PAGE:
Upon entering the workforce, the goal is often to move up the corporate ladder. That is done by receiving promotions within a company. An age-old debate among employers has been whether one should receive a promotion based on seniority, their time with the company or merit, their actions while employed.
While there are pros and cons to each promotional system, the benefits of promoting based on merit greatly outweigh the cons. Offering promotions based on seniority can lead to high-quality employees developing a lackluster work ethic and even taking their skillset elsewhere as they look to advance in their career.
When deciding upon the best promotion system for your company understand that the decision you make will have an impact on the overall corporate culture. It’s best to take the time to map out your specific process via a thorough strategic planning process.
When an employee develops the understanding that they will be promoted based on a seniority system instead of a merit-based system a reduction in motivation and engagement can occur. This is because they realize despite how hard they work or if they go above and beyond the scope of their position, it won’t have an impact on if they receive a promotion. Therefore they begin to question why they should give their job 100% of their effort.
While many people love their jobs and the joy and satisfaction associated with their position are intrinsic motivators, the external motivating factor for many is an increase in pay and status. Taking that away dramatically deflates their overall motivation.
Maintaining employee motivation and engagement can be a difficult task without adding promotion systems to the equation. If your company is struggling overall with keeping employee engagement high, you should review my free ebook, 5 Tips to Improve Employee Engagement.
Highly skilled employees know their worth to a company. They generally undertake expensive schooling, loads of professional development, practice, and training to reach their skill level. Most employees don’t take on this level of dedication to remain stagnant in their career.
A seniority-based promotion system can lead to decreased retention rates as highly qualified employees who are passed up for promotions due to lack of seniority leave the company to find positions that will recognize and reward their abilities.
A high turnover rate then leads to more employees entering the company who are lower on the totem pole and less likely to receive a promotion. The cycle then continues.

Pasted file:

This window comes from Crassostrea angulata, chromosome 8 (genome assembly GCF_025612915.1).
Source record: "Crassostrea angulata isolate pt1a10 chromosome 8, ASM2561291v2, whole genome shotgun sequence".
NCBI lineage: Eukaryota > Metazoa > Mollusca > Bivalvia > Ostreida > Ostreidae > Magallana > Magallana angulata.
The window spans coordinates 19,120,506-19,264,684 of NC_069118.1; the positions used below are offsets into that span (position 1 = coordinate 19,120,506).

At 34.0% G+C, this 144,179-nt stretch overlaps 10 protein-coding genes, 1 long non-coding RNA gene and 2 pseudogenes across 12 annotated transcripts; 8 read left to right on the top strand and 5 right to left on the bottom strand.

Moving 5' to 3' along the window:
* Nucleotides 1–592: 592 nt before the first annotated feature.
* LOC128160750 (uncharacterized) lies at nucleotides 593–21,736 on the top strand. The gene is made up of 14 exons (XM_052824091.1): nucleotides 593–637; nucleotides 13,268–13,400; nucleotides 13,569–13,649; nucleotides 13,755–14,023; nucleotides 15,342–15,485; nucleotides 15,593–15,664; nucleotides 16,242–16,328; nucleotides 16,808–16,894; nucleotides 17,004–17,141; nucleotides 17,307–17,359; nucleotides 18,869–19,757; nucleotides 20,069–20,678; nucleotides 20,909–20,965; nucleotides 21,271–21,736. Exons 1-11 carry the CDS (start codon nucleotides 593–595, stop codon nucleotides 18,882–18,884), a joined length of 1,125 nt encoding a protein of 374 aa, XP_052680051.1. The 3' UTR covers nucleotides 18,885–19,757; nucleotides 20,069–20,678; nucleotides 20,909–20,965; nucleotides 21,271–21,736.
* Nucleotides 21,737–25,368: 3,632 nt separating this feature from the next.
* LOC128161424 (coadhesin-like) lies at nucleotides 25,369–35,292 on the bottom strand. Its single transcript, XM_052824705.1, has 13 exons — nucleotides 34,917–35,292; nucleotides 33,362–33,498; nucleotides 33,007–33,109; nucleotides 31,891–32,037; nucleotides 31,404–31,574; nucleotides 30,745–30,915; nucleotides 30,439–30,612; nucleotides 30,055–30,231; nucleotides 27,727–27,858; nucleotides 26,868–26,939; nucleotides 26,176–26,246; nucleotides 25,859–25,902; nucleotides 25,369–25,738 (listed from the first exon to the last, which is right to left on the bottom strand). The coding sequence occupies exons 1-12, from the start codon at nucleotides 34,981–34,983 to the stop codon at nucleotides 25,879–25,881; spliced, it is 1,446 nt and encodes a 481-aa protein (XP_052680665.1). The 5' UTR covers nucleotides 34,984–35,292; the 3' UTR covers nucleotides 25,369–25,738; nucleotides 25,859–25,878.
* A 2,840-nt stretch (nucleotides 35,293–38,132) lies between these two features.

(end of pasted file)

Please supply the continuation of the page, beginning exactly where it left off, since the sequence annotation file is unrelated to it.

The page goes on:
A culture of decreased efficiency can occur when a seniority-based promotion system is put into place. Both employees with seniority and those without will be less motivated to perform at high levels for different reasons.
Those with seniority know that their odds of getting a promotion are high based solely on their number of years with the company. They don’t have to perform at an optimal level because of their tenure.
Those without seniority, as stated previously, know they will not receive a promotion, so without that as a motivating factor, they don’t give 100% to their position.
A seniority-based promotion system also rids the company of the healthy competition amongst employees that sometimes leads to better job performance.
Imagine giving your all to a company and continually being looked over for a promotion because you haven’t been employed for a certain number of years. Instead, you watch those will lesser abilities promoted to higher level positions year after year. A certain amount of frustration builds within you when that is your vantage point.
This frustration is what leads to decreased motivation, decreased efficiency, and increased turnover rates within a company.
Though there are downfalls to a seniority-based promotion system, a merit-based promotion system can also have its difficulties.
When merit-based promotions are in place, there is often fear that those who are more popular or have a better relationship with the management team will receive a promotion first. That naturally can also lead to increased frustration and turnover rates along with decreased efficiency and motivation.
If a merit-based system is put in place, it’s best to ensure that there is a standard for promotions that is consistent and impartial. Everyone should be aware of the general criteria considered when promotions are given, and those in charge of promoting should use these specific criteria for each promotion. You should always be able to provide a clear explanation as to why the person you promoted received the promotion over others who were also eligible.
Knowing that promotion selections are impartial and consistent decreases the feeling that merit-based promotions are based more on relationships than actual work-related skills.
Some companies have found the best system for promotions to be one that combines the merit-based system with the seniority-based system.
This system considers both with employee merit being the primary criteria and seniority being part of the secondary criteria.
A hybrid promotion system allows companies to take the work of the employee into consideration while also giving preference to the employees who have been with the company for an extended period.
In this situation, if employee A and employee B have a similar work ethic and results, the employee who has been with the company longer would receive the promotion.
Whether your company chooses to promote based on merit or seniority, it’s vital that the system be as fair and impartial as possible. Your goal should be to develop the best team within your organization and to keep those highly skilled employees you must create systems that are understood by all and fair.
Without a proper promotion system in place, you risk the chance of losing high-quality employees who otherwise would have remained within your company.